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More MS news articles for January 2004

Montel Williams: 'Climbing Higher'

http://www.cbsnews.com/stories/2004/01/08/earlyshow/leisure/books/main592184.shtml

January 9, 2004
The Early Show, CBS

For years, television host Montel Williams helped guests deal with their problems.

But he was forced to reveal his own problems - a battle with multiple sclerosis - to pre-empt a 1999 story in the tabloids.

In his new book, "Climbing Higher," Williams writes that he had been struggling with MS symptoms for years but it wasn't until a painful episode while shooting the CBS television show "Touched by an Angel" that he was finally diagnosed.

It is at this point that Williams invites his readers into an intimate account of suicide attempts, intense pain, medical procedures, sexual dysfunction and family problems - all attributed to or aggravated by MS.

He tells The Early Show co-anchor Hannah Storm MS is an insidious disease with as many symptoms as people who suffer from it. He says, “All of us suffer differently. I happen to have the one considered extreme neuralgic pain in my lower extremities. That means from my knees to my feet, it hurts every day 24 hours a day.”

Though people may think that MS makes him weak, Williams says nothing can be further from the truth. “In this country, we look at illness as if it’s weakness. I may be ill but I am for damn sure not weak by anyone’s stretch of the imagination. I work out every day and do everything to counter balance the negative effects, but I’m ill.”

He works out at the gym every day and adds, “I have not missed a day of work or one appointment or one thing that I have to do because you have to figure out a way to deal with it.”

Another way he has dealt with the pain has been via painkillers. In his book he also reveals his marijuana use.

He says, “I spent 22 years in the service supporting, defending our Constitution of the United States, I fought in the war against drugs. I want to tell you right now in this country, we need to start thinking about compassion.”

He proposed changing marijuana from class 1 drug to class 2 drug. He points out, “How dare someone tell me they can prescribe morphine, vicodin, percocet. Make the drugs most addictive, name the most addictive drug, they can give me and I can be a walking member of the society by taking that garbage, but my doctor, who has prescribed it for me, can’t prescribe medicinal marijuana? Why? Because we have an idea everybody who does it sits around smoking. There are 50 different ways to utilize it. You can eat it; you can process it into a liquid; or you can turn it into a pill form. The willow tree was taken apart about 200 years ago and turned into aspirin. And we all take it.”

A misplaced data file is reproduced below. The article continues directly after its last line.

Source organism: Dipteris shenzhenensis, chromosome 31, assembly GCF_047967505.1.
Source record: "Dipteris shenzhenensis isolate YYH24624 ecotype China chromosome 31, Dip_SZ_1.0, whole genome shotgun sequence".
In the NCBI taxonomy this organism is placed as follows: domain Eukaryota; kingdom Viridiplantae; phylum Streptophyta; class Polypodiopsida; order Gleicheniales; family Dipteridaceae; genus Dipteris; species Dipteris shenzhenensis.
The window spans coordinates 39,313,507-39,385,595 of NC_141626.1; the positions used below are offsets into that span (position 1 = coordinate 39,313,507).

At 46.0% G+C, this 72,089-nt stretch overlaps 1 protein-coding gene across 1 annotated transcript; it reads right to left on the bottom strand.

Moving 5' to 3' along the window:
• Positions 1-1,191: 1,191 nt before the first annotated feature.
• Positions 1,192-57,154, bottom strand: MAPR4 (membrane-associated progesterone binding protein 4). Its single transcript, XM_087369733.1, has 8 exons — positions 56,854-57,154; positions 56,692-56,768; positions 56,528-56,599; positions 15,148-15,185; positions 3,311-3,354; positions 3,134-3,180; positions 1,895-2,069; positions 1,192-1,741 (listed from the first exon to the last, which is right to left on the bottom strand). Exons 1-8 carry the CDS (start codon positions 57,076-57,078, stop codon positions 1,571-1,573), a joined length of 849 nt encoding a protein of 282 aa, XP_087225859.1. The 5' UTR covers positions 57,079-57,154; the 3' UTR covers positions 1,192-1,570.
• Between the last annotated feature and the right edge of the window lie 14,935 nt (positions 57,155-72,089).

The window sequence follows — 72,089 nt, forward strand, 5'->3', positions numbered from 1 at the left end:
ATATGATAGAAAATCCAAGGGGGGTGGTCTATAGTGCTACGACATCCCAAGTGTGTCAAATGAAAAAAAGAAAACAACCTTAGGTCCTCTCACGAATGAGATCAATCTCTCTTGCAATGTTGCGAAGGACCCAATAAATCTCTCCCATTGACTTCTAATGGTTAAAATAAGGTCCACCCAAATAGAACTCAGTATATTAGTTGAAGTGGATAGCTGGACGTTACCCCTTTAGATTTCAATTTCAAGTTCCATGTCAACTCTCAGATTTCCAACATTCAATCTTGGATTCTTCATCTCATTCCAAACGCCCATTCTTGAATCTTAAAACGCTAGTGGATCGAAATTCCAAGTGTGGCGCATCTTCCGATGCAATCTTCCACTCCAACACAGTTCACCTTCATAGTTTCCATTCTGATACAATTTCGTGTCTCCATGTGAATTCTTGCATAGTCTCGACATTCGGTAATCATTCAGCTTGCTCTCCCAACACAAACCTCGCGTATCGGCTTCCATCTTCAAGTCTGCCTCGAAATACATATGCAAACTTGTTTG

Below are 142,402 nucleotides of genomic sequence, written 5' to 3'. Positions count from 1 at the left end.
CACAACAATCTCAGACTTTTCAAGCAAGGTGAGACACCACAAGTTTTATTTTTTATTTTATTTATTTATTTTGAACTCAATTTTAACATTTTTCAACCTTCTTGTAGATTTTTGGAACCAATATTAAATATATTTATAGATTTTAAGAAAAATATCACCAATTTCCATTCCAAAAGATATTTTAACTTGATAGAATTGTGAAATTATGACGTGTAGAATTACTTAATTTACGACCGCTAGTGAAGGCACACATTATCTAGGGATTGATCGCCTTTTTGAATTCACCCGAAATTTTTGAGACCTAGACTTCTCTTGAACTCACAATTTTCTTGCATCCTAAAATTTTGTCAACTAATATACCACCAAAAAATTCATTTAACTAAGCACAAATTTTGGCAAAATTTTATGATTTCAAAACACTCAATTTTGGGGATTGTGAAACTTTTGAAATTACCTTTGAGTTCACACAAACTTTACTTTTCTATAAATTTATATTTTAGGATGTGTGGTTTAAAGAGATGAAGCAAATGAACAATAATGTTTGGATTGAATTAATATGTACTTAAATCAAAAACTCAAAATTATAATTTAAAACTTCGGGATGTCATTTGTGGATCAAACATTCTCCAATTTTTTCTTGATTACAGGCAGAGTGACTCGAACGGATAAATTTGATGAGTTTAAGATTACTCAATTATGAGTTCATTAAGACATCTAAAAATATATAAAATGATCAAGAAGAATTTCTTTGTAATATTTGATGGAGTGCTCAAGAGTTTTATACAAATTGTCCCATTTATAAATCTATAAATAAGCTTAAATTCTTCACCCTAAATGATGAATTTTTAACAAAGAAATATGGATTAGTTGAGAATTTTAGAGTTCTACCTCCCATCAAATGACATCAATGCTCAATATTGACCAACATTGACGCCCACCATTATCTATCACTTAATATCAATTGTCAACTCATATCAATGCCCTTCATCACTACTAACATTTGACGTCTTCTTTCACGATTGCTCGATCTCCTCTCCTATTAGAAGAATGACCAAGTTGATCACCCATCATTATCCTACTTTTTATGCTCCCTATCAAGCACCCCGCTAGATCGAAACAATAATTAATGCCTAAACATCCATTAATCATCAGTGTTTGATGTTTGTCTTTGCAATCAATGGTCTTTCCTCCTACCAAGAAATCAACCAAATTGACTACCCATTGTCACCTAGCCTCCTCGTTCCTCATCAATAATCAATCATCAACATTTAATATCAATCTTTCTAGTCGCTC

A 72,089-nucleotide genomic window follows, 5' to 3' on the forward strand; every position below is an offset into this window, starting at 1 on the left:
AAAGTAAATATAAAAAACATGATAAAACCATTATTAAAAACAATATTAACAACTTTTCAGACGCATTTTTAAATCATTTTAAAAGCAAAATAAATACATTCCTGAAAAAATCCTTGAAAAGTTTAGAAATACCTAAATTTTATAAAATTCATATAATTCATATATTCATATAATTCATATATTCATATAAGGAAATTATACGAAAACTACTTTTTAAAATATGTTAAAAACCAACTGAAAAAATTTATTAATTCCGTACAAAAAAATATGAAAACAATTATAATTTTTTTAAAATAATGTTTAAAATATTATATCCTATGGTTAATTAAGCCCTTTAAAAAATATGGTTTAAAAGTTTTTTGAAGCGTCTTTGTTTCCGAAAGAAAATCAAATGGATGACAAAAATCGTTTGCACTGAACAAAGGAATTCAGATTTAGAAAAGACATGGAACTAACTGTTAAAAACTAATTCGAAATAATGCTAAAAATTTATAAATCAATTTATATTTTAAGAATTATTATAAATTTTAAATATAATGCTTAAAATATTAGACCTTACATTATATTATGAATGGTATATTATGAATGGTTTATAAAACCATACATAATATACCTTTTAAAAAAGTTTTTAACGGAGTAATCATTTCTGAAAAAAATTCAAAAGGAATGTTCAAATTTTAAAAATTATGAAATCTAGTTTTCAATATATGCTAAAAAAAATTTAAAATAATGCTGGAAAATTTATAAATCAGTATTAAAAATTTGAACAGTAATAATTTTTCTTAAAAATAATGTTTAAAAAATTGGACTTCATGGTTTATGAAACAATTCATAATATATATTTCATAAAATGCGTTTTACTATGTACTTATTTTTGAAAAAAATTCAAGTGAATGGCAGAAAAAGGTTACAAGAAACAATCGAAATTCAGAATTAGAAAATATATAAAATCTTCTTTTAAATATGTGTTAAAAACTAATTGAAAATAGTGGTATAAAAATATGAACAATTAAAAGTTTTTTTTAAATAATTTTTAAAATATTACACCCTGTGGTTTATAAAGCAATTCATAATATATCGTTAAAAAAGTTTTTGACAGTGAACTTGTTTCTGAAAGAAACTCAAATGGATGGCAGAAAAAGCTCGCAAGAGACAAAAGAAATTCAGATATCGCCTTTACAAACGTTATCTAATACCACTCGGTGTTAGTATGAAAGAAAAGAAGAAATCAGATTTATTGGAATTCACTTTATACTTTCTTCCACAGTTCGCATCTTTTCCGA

About his suicide episode, he says one of the side effects of the medication he was taking caused him to be depressed, spiraling into an abyss because of his pain.

Williams says, "I thought if I made it look like an accident, then I could rest in peace and everyone could go on. Then I realized how stupid that was because of my love for my kids. They got me up off the street and made me realize I need to deal with it.

"So many people look at so many of us who walk around every day and look successful and think there are no problems. I had a woman in the airport come up to me and say, ’First of all, thank you for what you do for MS. But I got to tell you, you make us look bad because my husband said, why can’t you do as good as Montel.’ I stopped and thought about it. Maybe I should start telling the truth and let people know how really I am doing. I live 100 percent of my day every day, but it’s not easy," Willians notes.